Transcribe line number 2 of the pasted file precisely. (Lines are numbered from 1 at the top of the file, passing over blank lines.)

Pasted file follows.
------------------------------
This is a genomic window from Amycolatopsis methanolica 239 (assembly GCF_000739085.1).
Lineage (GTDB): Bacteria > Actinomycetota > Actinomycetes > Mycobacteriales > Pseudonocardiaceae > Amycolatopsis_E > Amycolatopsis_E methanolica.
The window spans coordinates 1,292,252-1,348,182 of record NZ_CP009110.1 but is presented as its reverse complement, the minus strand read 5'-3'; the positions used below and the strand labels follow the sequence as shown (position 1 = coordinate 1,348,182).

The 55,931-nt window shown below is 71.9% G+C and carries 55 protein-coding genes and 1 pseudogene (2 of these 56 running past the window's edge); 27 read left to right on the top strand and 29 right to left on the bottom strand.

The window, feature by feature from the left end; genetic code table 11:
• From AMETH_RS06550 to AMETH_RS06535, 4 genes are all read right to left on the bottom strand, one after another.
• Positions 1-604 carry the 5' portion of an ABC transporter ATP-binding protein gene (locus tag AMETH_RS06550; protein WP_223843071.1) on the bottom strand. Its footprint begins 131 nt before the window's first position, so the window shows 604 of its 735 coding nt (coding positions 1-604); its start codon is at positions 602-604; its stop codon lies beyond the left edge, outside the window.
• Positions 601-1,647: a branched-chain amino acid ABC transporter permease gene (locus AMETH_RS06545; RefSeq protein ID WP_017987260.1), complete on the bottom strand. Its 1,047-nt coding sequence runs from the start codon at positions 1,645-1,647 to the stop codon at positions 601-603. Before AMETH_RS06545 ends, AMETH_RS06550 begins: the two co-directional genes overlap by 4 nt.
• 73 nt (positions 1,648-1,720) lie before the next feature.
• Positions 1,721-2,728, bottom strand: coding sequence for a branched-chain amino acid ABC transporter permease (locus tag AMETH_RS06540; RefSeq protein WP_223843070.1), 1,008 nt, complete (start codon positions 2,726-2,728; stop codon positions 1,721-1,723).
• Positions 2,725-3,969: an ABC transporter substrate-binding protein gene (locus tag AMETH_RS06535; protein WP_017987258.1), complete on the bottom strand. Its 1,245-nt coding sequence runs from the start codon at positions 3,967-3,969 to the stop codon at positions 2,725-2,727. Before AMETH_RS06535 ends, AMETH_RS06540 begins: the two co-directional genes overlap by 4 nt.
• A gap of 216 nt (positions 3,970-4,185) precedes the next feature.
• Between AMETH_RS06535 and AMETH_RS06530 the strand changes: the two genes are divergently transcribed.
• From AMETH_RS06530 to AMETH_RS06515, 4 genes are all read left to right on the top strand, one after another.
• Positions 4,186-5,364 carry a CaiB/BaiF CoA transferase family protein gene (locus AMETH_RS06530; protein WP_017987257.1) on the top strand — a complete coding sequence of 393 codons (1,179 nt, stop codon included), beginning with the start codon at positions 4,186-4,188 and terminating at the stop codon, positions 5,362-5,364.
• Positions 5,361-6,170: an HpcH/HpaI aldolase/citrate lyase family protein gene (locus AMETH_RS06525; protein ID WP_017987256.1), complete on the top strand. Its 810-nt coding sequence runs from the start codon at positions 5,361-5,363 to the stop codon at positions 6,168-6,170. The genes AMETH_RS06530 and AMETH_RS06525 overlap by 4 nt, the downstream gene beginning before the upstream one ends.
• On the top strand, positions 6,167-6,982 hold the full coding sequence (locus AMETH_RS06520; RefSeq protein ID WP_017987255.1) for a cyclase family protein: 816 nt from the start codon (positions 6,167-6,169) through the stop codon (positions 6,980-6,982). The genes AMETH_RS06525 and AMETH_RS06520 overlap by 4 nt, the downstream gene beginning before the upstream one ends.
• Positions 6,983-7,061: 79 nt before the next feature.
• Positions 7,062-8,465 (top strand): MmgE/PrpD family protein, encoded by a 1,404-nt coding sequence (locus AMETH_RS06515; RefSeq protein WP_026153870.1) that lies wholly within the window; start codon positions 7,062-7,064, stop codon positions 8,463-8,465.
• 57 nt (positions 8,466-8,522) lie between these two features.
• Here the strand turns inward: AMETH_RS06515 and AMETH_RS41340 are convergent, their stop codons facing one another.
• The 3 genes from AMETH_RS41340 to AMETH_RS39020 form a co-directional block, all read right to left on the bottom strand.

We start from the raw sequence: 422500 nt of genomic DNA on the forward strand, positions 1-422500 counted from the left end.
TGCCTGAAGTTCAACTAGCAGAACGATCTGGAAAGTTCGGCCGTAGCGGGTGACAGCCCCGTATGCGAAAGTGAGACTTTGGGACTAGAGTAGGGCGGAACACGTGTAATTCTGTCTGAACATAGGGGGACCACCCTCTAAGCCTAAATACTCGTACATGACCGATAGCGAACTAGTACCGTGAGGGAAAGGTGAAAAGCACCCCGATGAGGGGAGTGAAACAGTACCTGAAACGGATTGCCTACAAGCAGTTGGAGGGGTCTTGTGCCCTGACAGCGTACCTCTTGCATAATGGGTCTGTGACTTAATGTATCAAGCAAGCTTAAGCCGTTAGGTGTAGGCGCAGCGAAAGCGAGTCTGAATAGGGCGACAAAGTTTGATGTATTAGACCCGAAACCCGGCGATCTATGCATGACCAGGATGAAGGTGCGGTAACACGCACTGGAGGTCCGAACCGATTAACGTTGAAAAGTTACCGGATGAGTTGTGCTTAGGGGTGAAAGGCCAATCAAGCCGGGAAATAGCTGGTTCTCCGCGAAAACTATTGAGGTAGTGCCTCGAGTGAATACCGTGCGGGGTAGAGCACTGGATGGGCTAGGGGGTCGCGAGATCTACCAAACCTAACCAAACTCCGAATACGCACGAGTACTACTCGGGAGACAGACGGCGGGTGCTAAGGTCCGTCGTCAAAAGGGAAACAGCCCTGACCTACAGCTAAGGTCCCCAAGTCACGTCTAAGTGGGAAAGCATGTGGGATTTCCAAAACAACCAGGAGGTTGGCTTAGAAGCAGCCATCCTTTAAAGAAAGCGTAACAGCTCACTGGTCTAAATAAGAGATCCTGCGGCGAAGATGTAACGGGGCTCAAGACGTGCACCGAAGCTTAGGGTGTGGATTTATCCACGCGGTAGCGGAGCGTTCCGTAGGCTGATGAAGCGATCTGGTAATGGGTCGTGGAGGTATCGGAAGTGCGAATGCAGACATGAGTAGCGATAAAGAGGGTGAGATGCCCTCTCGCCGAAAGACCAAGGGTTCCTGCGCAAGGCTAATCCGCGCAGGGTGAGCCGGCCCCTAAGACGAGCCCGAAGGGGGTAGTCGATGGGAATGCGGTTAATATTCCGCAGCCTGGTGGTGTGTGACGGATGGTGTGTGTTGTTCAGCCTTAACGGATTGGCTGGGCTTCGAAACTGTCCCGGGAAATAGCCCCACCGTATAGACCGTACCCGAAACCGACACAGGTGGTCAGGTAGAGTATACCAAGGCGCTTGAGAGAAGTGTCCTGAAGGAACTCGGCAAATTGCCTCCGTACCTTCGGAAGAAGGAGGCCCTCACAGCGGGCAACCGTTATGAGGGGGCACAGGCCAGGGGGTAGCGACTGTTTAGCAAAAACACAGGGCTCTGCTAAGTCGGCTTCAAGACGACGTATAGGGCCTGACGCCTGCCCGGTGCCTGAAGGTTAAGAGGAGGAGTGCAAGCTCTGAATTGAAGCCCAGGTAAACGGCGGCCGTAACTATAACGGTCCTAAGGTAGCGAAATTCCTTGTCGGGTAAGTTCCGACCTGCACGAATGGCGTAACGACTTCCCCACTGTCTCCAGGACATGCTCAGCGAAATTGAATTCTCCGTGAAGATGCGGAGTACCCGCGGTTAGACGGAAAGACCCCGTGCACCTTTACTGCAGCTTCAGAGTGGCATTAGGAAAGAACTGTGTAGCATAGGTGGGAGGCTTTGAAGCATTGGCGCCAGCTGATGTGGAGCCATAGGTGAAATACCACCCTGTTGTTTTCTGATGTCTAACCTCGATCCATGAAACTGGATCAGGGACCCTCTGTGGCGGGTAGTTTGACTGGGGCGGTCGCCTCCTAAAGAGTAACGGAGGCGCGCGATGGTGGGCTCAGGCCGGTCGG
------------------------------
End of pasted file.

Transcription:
Lineage (GTDB): Bacteria > Actinomycetota > Actinomycetes > Mycobacteriales > Pseudonocardiaceae > Amycolatopsis_E > Amycolatopsis_E methanolica.